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22nd March 1980, Page 7
22nd March 1980
Page 7
Page 7, 22nd March 1980 — WESTM NSTER HAUL
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Which of the following most accurately describes the problem?

Keywords : John Horam, Tory, Politics


It is tempting to apply this all-purpos( question to the final proceedings of th( Committee which has been considerinf the Transport Bill.

What, to put it in full, if the Oppositior had won that final vote?

The only thing which can be said foi certain is that the amended Bill woult not have gone back to the Commom for all MPs to consider the changes that had been made.

The thing that cannot be said with cer tainty is what would have happenec instead.

Normally the final item on the agenda the motion that the Bill be reported tc the House is invariably passed without dissent. This time Labour Member: decided to oppose it.

They must have known they could neve] succeed, that they could muster .on13 seven votes to the Tories' ten. Woulc they have been so bold if four Conser vatives had failed to turn up? Or what i' there had been a mishap in the voting and only six Tory "Ayes" had beer recorded?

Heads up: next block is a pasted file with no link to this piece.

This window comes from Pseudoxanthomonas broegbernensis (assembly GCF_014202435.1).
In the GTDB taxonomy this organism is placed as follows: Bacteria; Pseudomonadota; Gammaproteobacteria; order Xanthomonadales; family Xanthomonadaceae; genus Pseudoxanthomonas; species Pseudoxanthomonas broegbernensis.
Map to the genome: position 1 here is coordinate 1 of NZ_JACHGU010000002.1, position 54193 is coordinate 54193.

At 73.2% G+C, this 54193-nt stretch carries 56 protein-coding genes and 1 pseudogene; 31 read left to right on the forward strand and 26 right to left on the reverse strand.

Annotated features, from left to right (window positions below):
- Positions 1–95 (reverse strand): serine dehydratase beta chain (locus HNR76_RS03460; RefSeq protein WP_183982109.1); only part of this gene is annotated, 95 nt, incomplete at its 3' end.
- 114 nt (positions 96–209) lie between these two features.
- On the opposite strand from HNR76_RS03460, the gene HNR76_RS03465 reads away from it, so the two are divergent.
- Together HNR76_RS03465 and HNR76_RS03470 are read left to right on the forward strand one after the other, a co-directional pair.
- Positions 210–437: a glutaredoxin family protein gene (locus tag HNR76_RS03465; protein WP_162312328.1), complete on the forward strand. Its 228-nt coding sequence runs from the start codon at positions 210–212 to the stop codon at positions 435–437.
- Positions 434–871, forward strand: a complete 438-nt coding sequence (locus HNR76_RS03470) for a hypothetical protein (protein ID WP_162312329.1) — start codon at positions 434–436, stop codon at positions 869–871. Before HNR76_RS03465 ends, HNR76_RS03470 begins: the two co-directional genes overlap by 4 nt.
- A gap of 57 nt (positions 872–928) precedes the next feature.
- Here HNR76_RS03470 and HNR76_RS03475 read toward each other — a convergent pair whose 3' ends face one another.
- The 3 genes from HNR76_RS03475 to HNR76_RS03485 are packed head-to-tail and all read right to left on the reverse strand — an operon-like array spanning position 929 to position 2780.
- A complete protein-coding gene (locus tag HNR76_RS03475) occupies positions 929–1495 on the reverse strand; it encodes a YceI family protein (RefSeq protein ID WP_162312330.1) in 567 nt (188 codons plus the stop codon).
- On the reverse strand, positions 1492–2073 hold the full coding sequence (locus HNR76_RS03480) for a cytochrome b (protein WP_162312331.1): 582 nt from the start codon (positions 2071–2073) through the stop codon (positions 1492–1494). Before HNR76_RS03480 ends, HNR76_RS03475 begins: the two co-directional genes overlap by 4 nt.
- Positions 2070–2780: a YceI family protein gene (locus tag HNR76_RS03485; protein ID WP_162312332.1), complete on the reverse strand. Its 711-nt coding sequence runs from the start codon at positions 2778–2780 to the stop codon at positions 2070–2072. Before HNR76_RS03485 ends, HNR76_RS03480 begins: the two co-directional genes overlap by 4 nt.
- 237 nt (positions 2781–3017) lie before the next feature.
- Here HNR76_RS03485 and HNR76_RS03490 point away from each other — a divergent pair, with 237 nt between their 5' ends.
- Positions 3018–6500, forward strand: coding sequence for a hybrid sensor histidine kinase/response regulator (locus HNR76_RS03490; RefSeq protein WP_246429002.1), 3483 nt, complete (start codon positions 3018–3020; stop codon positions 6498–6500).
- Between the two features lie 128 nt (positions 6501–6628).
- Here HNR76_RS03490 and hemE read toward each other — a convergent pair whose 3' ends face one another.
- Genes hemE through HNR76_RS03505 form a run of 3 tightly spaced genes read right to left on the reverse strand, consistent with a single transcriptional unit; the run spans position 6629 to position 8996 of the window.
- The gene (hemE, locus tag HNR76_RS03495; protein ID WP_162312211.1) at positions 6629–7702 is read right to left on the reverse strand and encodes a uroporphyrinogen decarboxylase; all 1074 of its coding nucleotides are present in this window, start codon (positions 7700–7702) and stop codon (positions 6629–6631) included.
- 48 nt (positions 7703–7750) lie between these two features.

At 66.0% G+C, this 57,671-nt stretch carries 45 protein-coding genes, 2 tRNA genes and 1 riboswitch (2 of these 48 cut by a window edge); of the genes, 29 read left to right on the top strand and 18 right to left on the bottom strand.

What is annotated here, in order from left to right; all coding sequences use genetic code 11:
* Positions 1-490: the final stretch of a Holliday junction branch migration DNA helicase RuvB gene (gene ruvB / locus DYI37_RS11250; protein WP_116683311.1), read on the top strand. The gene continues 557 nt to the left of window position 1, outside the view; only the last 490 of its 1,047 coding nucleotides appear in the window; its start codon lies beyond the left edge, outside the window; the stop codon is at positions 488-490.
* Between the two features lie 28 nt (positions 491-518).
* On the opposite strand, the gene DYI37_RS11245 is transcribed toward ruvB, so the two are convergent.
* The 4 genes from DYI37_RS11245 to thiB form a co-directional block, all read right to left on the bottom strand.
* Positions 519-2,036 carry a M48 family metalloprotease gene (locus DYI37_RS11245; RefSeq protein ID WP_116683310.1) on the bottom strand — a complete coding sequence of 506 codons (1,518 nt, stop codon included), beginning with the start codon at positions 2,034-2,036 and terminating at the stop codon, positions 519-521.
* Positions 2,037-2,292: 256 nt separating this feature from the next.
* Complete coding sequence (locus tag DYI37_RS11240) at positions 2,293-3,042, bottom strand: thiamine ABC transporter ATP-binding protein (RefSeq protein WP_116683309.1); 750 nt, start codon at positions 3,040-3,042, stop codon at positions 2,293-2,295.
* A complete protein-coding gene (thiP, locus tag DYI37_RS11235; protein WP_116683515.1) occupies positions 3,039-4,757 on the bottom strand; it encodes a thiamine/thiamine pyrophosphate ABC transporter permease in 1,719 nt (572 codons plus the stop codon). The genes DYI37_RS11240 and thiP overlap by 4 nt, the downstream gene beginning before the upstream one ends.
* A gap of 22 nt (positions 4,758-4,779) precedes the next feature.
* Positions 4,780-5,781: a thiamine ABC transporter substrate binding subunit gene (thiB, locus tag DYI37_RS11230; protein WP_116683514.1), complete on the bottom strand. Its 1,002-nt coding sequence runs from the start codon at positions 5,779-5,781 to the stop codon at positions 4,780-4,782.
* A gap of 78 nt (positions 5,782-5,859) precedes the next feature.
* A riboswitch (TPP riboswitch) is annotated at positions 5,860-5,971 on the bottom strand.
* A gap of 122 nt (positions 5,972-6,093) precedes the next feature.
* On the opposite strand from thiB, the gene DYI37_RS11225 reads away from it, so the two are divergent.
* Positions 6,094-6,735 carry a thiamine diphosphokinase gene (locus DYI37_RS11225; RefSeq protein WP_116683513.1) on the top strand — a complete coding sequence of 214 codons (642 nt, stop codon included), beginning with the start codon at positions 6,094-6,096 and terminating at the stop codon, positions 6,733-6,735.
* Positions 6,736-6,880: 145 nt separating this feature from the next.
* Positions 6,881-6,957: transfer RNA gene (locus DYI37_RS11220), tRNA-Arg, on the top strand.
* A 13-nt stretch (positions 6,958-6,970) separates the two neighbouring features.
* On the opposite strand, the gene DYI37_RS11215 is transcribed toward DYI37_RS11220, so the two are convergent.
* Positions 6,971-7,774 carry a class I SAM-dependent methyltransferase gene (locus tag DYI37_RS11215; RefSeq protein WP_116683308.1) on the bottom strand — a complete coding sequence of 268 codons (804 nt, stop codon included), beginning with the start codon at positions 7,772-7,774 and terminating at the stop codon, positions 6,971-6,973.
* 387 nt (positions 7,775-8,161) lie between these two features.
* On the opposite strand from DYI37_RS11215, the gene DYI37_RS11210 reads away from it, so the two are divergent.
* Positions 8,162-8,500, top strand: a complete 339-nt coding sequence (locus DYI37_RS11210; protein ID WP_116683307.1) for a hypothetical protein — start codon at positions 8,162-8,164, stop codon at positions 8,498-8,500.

The possibility caused a certain amouni of mind-boggling. Seasoned Parka. mentary journalists could not say whai would have happened, while a Corn. mons official could only speculate thai the discussion would have continued.

But on what lines? During its 33 sittings lasting 110 hours, the Committee examined the measure thoroughly anc made all the changes allowed by the Government.

Presumably the MPs would have gone or debating whether the Bill should ID( reported, until there were enougl Tories present to ensure that th( "Ayes" had it.

Leaving all this speculation aside, th( Committee did not end its work witl the same amount of sweetness an light which, if memory serves aright marked the final session of simila proceedings when William Rodger: and John Horam steered their Trans port Bill through the Commons. The traditional all-round thanks fron Transport Minister Norman Fowle and his opposite number Albert Bootl were indeed uttered, but with ver: little warmth. It was, however, in triguing to hear Mr Fowler say that hi had found the work so thoroughly en joyable that he hoped to see everyon, again next year.

What's he got up his sleeve?

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